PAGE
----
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The 49th Carnival of Genealogy – Swimsuit Addition has now been posted!  I urge everyone to go take a look and read through the stories.  There are wonderful old pictures of people in swim “gear” and some stories to go along with them.  Jasia, the host, even has her pictures put up on a really cool digital scrapbook page.  I spent about an hour this morning reading quite a lot of them and posting comments.  I want to thank everyone who shared their amazing stories, memories and photos with the genealogy world!

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For those who need some sort of validation about anything – now’s your chance to get on the bandwagon!  Jasia at Creative Gene posted that the Carnival of Genealogy is featured on Blog Carnival. I suggest you head over that way to check out what they’re saying! It’s a couple days late to submit for this Carnival but tomorrow all of the submissions will be posted & the new CoG will be announced. Why don’t you join the CoG?

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I was first introduced to the concept of “swimming” when I was just a wee little one.  Here’s a bathing suit, there’s the water, stick your feet in.  Something like that.  As a young child I had various experiences with water.  I had a small, child’s pool that during the summer Mom and Dad filled up with water.  She’d put my hair up in pin curls so it wouldn’t get wet.  My hair was so curly and unmanageable that she’d do anything to keep it from getting wet and frizzy.  There was also hotel swimming pools as Mom and Dad traveled a lot before I started school and we were always staying at hotels with pools.  Then there was the lake in Michigan.  My uncle (Glen Johnson, Jr.) lived in the old Kellogg mansion off Lake Goguac.  Every summer we would visit my aunt and uncle I would want to go “swimming”.  My excitement always faded with those first steps into that lake.  I wasn’t thrilled to feel the sand and muck on my bare feet.  I especially didn’t like it when fish swam by.

 

I was about six when my parents decided to put in a backyard swimming pool.  A genuine pool!  Below ground, 17×36 with a shallow end of 3 feet and a deep end of 8 feet, including a diving board.  Wow!  I remember that it seemed to take forever for them to dig the pool, shape it out, put in the metal frame, line it with a vinyl liner, and get the walkway poured and tiled.  Then an 8 foot chain link fence was erected around the whole thing to which my parents put out a call to family members.  Whoever wanted to swim in the pool needed to come and help finish everything.  We had quite a few family members show up to help!  We put slats in the chain link fence which made it very hard for the neighbors to peer into our pool area.  We had a gate with a lock so no one could help themselves to a swim.  Finally it was finished.  But it wasn’t warm enough yet to try.  Then I came home from school one day in April and my parents asked me if I wanted to swim.  I couldn’t believe what I was hearing!  The water was cold – barely warm enough to stay in for any length of time.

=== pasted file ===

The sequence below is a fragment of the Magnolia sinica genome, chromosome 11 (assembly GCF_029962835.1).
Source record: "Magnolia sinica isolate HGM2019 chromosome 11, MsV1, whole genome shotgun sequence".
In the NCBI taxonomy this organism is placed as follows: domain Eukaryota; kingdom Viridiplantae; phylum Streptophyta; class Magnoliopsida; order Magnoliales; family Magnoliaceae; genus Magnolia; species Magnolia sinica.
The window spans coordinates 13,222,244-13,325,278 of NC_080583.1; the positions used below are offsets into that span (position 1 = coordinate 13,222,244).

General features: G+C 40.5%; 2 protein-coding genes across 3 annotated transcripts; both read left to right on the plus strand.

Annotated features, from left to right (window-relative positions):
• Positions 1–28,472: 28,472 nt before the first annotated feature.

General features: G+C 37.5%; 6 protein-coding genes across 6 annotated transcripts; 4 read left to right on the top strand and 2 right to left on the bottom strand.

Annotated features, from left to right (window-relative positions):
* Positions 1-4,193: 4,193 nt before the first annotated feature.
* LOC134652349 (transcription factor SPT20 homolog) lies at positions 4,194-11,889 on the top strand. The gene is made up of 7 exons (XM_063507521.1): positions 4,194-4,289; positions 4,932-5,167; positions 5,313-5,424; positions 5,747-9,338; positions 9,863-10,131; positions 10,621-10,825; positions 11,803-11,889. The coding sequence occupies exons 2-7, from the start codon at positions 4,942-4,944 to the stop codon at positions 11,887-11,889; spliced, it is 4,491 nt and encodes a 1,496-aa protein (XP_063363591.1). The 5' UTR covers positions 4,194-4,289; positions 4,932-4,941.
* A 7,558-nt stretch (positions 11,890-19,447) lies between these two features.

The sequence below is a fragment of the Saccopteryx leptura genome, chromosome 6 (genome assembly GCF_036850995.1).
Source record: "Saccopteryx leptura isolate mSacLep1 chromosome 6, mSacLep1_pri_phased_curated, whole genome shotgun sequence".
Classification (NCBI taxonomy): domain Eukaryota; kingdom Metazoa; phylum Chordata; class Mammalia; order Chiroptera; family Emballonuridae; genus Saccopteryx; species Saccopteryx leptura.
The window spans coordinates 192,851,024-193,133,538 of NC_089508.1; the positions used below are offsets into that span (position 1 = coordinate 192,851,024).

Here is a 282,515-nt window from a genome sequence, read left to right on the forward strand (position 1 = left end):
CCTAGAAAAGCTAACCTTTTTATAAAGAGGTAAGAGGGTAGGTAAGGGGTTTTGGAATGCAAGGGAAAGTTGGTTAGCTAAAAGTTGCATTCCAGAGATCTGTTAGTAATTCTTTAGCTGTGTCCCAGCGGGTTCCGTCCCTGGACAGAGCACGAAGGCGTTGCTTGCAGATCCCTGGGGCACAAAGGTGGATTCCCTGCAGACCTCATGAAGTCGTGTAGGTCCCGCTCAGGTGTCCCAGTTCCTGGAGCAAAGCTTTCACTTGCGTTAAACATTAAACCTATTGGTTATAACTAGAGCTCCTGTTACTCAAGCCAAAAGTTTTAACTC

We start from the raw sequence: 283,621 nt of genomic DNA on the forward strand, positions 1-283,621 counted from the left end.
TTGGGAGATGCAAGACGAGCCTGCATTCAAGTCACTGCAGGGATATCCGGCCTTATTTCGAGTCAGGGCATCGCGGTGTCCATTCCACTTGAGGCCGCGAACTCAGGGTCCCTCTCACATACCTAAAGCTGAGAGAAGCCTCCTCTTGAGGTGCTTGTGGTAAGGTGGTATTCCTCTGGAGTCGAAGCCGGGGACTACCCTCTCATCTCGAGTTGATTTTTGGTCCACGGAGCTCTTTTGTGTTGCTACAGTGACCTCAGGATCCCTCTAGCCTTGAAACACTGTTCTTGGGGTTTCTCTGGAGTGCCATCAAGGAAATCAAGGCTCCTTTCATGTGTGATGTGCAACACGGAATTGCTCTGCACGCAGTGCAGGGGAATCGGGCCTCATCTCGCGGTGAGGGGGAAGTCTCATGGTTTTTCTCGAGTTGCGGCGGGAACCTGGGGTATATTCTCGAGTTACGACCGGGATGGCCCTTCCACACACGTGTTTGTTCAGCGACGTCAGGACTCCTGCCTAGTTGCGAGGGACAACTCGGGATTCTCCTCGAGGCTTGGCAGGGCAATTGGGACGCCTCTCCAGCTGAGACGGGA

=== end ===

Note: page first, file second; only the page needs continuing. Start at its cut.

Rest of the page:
That first summer my parents tried to teach me to swim or at least learn how to hold my breath to go under water.  No dice!  No one was going to hold me on my stomach while I tried to perfect the technique of swimming.  It wasn’t until a neighbor boy was over and showed me that he could swim.  No boy was going to show me up!  From that moment on, I swam!  I jumped into the deep end from the diving board and used the side of the pool to learn to dive.  I was in that pool every moment possible!  A couple years later I became part of the “Flying Fish” swim team at the base.  I spent a couple afternoons a week learning new techniques – the butterfly stroke, the breast stroke, swimming backwards, dog paddling, swimming underwater and for my first race I had to use the butterfly stroke.  Swimming was my life and I was good at it!

 

The pool became “the” place for family and friend gatherings.  Sometimes we found out just who our real friends were.  Did they want to visit with us or did they just want to swim in the pool?  My parents hosted family reunions that always involved swimming or being out by the pool.  I stayed so tan that my bronze glow didn’t dim even during the long winter months in Ohio.  As I grew older, I learned how to skim the water for leaves and other stuff, test the pH and chemical levels, and tried to learn how to actually clean and backwash the pool to keep the filter running smoothly.  So it came as a great disappointment when we had to move when I was 15.  The house, the half acre lot, the pool – all of it was becoming way too expensive for my divorced mother to keep up with.  I’m sure she was also thinking of a time down the road when I’d leave home and then there wouldn’t be anyone to help her mow the grass, do the housework, or take care of the pool.  Unfortunately my swimming suffered as well.  Spoiled as I was by having a backyard pool that I didn’t have to share with anyone I didn’t want to share it with, I decline invitations to the community pools.  People there just want to sit, splash and play.  I want to swim and dive.  I don’t want to see other people in their bathing suits (or lack of them).  In a way child hood with its lack of worries and woes, ended when we moved from that house.